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Foams limit Patient's Safety

Updated: Mar 14, 2023

By Ajay Gupta, Ram V. Nayak


Foam, unlike gel, with air gaps, bottoms out leaving undue pressure on surgical sites.

World has shifted to advance technologies in prevention of pressure sores...


Patient’s Safety is a major responsibility of OT operator and it is critically linked to selection of right type of Positioning Devices. One of the important extrinsic factor attributes towards pressure injuries is prolonged surface interface pressure. Operation Theatre Positioning Devices across the globe are made up of different material. The first and foremost is selection of material. The commonly available and most economical raw material is foam. In this blog, we are attempting to compare scientific evidence related to limitation of Foam in OT Positioning Devices. The commercial variants use ranging from low- high density Polyurethane Foam (1.05-1.3 lb/cu.cm).


Studies conducted by Macky (2006) explained that foam generally bottoms out. It is referred as condition when the foam gets fully compressed under the weight of patient’s body such that resultant outcome leads to no pressure re-distribution [Web Link: https://pubmed.ncbi.nlm.nih.gov/15924893/].




Another study found that additional padding with convoluted foam (e.g. egg crate) padding did not reduce the pressure (Suttonet al, 2013; https://www.pubfacts.com/author/Shauna+Sutton). McNichol & coworkers (2015) suggested that evidence correlation patient’s pressure re-distribution (resultant prevention of pressure injury) with optimal foam density is lacking https://www.ncbi.nlm.nih.gov/pmc/articles/PMC4845766/. However, use of gel (viscoelastic polymer) distribute pressure more evenly.

AORN reports in the 2020 Guideline for Positioning the Patient (7.5) that static surfaces such as viscoelastic polymer (i.e gel) overlays are designed to reduce shearing and to support the patient’s weight without becoming fully compressed under the weight of the patient’s body. Gel overlays and positioning devices are radiolucent, latex-free, and reusable. Thus, among other benefits, gel is a good solution to the “bottom out” effect that causes undue pressure and sheer (Latest Report of 2022, web link: https://www.aorn.org/guidelines/about-aorn-guidelines?utm_source=bing&utm_medium=cpc&utm_campaign=guidelines_2022&msclkid=cd6d7881792c13ca78cf1a5fc7fcce7d). This above-mentioned information is available on Blog by companies that are developing OT Positioning Devices using gel of different composition (see web reference: Action Products Blog - Foam or Gel for Patient Position: What Does the Evidence Say?).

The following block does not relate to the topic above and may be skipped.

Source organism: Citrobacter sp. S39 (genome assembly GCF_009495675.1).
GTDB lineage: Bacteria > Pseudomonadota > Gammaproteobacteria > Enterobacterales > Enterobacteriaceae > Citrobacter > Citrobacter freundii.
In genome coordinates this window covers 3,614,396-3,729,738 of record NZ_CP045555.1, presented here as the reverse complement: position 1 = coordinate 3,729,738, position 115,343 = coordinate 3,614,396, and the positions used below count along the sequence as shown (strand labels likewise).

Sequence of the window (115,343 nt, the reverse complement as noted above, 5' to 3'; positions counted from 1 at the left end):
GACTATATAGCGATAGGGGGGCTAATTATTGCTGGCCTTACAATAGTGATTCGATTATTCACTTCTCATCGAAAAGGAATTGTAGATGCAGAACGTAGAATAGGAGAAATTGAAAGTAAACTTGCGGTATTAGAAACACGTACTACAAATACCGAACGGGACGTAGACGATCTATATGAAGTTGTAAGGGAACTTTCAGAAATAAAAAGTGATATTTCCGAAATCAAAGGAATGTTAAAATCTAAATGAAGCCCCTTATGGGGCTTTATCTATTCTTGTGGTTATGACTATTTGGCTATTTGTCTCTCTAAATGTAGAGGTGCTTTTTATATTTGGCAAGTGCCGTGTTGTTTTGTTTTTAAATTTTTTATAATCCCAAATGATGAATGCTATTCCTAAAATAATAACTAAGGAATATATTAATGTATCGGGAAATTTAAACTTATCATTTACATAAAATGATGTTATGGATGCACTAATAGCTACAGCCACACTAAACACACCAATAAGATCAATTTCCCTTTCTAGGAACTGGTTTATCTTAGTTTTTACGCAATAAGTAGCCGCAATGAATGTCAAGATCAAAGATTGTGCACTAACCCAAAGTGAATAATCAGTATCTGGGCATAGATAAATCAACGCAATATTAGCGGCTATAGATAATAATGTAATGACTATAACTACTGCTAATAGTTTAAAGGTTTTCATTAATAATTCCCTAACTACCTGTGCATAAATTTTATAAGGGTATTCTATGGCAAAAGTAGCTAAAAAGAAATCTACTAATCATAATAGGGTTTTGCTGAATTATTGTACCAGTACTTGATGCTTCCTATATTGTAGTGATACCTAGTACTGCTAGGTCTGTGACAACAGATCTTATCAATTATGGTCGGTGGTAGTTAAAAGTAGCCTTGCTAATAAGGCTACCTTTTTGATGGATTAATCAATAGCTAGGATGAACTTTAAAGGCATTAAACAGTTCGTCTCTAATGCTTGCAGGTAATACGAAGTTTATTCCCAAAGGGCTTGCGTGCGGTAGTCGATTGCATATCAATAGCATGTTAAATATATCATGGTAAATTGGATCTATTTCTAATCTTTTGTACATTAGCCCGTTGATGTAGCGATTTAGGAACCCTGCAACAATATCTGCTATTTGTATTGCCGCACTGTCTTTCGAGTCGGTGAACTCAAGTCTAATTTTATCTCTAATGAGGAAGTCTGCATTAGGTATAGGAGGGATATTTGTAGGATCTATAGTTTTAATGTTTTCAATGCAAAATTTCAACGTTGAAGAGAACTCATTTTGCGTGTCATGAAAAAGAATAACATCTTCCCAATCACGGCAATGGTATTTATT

The underlying facts common to all Foam based OT Positioners is that (a) generally single use; (b) associated with issue of bottom due being open cell structure allowing air to flow in; (c) density function variability that is linked to site for which it can be used or not becomes another decision to be made by OT Operator responsible for patient’s safety; (d) non-reusable, thus managing contamination factor is also extremely difficult.

Viscoelastic Gel Polymer (aka Medigel with density of 4.99 lb/cu.cm as well as Shore O value limits to Zero) based OT Positioning Devices that can even be used directly without any film, REACH certified are extremely useful in OT Positioning Devices in prevention of injuries.



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